Another element that comes into play is the size of the ink pigments depends on the colour too. Lighter colours like greens and blues have larger particles than dark colours like black so it takes longer and more treatments to break down the particles of light colours with the laser.
Q-Switched Ruby Laser
This type of laser was the first to be developed for removing tattoos from the skin. Thus, it removes the dark colours (black and dark blue) very well depending on the type of ink that has been used and whether the tattoo has been done by an amateur or a professional.
Q-Switched Nd:YAg Laser
This type of laser is able to emit 2 types of wavelengths due to the potassium titanyl phosphate crystal that it also contains. This means that it can also treat dark colours (blacks and dark blues) very well, but in addition treats red, orange and some yellow also.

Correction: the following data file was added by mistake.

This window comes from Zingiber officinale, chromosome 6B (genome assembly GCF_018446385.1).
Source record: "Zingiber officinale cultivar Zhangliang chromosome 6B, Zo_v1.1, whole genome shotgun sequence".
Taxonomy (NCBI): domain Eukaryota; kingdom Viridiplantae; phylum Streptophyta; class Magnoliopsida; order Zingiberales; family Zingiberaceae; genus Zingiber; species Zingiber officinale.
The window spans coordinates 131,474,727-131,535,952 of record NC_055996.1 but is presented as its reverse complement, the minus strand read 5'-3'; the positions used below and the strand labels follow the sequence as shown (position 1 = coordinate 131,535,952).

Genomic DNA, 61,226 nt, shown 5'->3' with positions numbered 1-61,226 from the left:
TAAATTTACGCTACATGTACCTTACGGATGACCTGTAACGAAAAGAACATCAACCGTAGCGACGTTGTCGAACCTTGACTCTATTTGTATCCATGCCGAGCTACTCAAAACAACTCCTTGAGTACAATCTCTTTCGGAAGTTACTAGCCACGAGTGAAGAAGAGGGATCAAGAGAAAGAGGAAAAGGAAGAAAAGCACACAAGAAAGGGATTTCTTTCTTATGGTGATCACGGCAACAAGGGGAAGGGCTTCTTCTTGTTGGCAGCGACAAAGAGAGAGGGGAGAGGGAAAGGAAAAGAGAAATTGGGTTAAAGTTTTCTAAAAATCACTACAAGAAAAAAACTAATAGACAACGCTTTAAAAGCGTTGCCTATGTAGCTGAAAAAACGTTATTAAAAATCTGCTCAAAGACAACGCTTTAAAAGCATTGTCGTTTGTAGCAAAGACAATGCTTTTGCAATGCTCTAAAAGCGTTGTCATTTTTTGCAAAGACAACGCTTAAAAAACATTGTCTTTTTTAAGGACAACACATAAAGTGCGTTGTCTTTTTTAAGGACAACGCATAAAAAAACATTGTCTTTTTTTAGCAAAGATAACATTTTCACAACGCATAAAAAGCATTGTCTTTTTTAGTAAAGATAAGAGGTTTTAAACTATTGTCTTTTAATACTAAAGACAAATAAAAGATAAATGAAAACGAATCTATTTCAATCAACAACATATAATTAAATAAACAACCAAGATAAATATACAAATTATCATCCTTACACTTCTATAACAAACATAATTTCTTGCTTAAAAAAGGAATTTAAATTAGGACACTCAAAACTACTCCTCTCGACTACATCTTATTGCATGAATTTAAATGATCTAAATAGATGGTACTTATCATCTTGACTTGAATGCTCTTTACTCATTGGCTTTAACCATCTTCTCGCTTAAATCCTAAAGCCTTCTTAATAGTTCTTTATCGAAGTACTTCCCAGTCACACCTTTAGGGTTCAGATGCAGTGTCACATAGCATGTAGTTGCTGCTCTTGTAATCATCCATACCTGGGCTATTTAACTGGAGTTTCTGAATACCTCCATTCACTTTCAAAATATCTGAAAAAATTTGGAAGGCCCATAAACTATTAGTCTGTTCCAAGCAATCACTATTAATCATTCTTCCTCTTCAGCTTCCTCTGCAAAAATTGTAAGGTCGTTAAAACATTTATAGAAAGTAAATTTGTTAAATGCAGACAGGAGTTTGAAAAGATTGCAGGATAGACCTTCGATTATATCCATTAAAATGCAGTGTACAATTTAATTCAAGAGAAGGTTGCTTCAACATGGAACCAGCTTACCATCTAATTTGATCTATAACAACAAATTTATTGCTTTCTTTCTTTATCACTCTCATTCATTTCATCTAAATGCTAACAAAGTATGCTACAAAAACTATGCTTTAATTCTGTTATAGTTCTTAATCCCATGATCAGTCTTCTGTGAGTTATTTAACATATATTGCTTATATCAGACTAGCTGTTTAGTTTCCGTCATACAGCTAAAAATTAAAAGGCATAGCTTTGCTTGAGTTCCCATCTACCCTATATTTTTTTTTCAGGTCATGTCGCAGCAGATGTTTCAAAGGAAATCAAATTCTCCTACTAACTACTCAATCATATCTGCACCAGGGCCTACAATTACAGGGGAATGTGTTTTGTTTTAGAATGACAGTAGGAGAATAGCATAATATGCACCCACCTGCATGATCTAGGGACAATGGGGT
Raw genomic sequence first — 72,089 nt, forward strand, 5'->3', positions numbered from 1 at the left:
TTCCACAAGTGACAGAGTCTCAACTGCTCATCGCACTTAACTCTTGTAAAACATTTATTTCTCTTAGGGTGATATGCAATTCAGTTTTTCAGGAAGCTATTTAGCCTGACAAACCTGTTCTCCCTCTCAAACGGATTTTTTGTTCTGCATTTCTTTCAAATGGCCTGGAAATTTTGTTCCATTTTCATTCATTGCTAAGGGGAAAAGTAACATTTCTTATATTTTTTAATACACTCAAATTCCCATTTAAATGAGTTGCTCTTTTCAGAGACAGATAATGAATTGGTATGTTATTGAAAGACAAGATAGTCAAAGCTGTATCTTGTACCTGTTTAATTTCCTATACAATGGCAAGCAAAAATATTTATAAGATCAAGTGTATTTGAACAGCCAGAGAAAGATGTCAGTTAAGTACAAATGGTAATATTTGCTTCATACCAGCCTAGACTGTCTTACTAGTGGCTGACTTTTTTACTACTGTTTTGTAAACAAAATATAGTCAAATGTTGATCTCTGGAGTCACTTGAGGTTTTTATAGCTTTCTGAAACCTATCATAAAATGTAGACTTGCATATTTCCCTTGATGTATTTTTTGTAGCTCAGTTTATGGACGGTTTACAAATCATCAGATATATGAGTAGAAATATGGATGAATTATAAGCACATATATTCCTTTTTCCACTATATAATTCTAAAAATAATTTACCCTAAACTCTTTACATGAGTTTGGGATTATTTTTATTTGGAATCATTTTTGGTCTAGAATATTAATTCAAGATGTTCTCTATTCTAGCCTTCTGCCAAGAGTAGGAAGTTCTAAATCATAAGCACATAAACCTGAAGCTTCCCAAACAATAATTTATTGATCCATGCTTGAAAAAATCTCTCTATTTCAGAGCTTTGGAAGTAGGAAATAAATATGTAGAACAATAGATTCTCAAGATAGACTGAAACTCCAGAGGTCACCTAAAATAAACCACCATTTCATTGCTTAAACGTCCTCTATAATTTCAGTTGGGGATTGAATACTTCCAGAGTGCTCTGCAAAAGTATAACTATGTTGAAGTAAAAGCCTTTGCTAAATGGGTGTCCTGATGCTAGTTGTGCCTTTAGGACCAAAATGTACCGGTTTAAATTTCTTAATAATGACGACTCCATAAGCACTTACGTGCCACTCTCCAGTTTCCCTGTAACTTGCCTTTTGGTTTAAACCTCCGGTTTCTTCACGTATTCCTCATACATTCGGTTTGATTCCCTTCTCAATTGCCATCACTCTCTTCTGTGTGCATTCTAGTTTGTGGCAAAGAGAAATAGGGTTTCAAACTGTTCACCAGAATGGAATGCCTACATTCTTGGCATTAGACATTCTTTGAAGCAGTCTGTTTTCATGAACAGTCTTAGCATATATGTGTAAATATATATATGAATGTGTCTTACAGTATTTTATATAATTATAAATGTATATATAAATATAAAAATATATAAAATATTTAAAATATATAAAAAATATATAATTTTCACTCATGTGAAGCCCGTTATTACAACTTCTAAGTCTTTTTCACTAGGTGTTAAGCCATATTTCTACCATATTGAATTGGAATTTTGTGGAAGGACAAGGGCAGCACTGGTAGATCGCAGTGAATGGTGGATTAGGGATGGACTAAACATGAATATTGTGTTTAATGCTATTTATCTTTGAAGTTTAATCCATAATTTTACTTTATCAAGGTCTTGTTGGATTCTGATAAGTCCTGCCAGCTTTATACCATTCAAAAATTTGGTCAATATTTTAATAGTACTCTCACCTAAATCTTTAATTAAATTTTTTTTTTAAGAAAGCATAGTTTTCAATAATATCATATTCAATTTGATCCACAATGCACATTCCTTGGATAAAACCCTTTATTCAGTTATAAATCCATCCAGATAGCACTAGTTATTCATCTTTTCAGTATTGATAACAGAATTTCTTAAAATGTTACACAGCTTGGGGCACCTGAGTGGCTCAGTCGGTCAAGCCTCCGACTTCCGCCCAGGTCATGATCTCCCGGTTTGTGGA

Q-Switched Alexandrite Laser
This type of laser uses the middle-ground wavelength of light in comparison to the Ruby Laser (694nm) and the Nd:YAg Laser (1064nm). It emits a wavelength of 755nm. It is the best type of laser to treat green coloured tattoos, as these are notoriously known for being the most stubborn to remove. It is also, like the other two types of laser, used for removing black and dark blue inks.
For more information on the laser types for tattoo removal click here.
How does the Procedure work?
Typically, a consultation is needed in order to establish the size, colour of the tattoo(s) to be removed and also to see the skin colour of the person as this plays a role in the removal of tattoos using the laser method.
This consultation is to answer questions, address fears (like how much will it hurt) and such. It is usually customary to perform a quick “zap” on a small part of the tattoo to see how well it reacts to the laser treatment. This way the physician can give you a better idea of how long a session will take and also how many sessions are to be needed in order to remove the tattoo.